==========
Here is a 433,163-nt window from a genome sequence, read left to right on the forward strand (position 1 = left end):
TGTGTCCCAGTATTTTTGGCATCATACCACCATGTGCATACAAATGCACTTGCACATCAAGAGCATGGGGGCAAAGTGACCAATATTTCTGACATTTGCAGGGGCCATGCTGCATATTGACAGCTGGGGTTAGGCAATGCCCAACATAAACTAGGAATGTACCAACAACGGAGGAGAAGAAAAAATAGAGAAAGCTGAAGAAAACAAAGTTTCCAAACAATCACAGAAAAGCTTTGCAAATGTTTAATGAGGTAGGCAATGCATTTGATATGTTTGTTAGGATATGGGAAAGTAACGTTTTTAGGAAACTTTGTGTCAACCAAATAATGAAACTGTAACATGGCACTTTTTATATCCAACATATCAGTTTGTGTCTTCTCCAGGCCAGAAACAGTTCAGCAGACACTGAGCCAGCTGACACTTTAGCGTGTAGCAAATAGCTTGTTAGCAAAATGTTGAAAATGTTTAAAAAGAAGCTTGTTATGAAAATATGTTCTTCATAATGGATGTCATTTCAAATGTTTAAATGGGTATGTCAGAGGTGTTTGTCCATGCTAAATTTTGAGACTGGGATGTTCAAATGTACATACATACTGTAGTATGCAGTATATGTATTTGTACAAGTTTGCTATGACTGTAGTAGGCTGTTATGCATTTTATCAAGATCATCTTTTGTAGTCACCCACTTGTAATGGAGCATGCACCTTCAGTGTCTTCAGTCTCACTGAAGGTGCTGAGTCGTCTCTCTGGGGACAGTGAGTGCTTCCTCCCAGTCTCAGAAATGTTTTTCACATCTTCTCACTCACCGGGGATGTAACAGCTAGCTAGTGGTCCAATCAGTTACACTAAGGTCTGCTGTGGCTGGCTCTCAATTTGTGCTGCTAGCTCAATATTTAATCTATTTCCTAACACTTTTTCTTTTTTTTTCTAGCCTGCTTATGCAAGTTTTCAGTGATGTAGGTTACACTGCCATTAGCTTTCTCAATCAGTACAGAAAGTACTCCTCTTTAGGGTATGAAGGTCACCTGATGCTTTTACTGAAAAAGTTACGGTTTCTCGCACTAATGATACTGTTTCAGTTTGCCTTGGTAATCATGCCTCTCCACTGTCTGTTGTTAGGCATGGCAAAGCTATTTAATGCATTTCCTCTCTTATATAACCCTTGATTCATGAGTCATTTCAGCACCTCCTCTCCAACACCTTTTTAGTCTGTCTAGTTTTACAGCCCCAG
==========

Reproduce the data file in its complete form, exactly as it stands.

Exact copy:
Here is a 433,163-nt window from a genome sequence, read left to right on the forward strand (position 1 = left end):
TGTGTCCCAGTATTTTTGGCATCATACCACCATGTGCATACAAATGCACTTGCACATCAAGAGCATGGGGGCAAAGTGACCAATATTTCTGACATTTGCAGGGGCCATGCTGCATATTGACAGCTGGGGTTAGGCAATGCCCAACATAAACTAGGAATGTACCAACAACGGAGGAGAAGAAAAAATAGAGAAAGCTGAAGAAAACAAAGTTTCCAAACAATCACAGAAAAGCTTTGCAAATGTTTAATGAGGTAGGCAATGCATTTGATATGTTTGTTAGGATATGGGAAAGTAACGTTTTTAGGAAACTTTGTGTCAACCAAATAATGAAACTGTAACATGGCACTTTTTATATCCAACATATCAGTTTGTGTCTTCTCCAGGCCAGAAACAGTTCAGCAGACACTGAGCCAGCTGACACTTTAGCGTGTAGCAAATAGCTTGTTAGCAAAATGTTGAAAATGTTTAAAAAGAAGCTTGTTATGAAAATATGTTCTTCATAATGGATGTCATTTCAAATGTTTAAATGGGTATGTCAGAGGTGTTTGTCCATGCTAAATTTTGAGACTGGGATGTTCAAATGTACATACATACTGTAGTATGCAGTATATGTATTTGTACAAGTTTGCTATGACTGTAGTAGGCTGTTATGCATTTTATCAAGATCATCTTTTGTAGTCACCCACTTGTAATGGAGCATGCACCTTCAGTGTCTTCAGTCTCACTGAAGGTGCTGAGTCGTCTCTCTGGGGACAGTGAGTGCTTCCTCCCAGTCTCAGAAATGTTTTTCACATCTTCTCACTCACCGGGGATGTAACAGCTAGCTAGTGGTCCAATCAGTTACACTAAGGTCTGCTGTGGCTGGCTCTCAATTTGTGCTGCTAGCTCAATATTTAATCTATTTCCTAACACTTTTTCTTTTTTTTTCTAGCCTGCTTATGCAAGTTTTCAGTGATGTAGGTTACACTGCCATTAGCTTTCTCAATCAGTACAGAAAGTACTCCTCTTTAGGGTATGAAGGTCACCTGATGCTTTTACTGAAAAAGTTACGGTTTCTCGCACTAATGATACTGTTTCAGTTTGCCTTGGTAATCATGCCTCTCCACTGTCTGTTGTTAGGCATGGCAAAGCTATTTAATGCATTTCCTCTCTTATATAACCCTTGATTCATGAGTCATTTCAGCACCTCCTCTCCAACACCTTTTTAGTCTGTCTAGTTTTACAGCCCCAG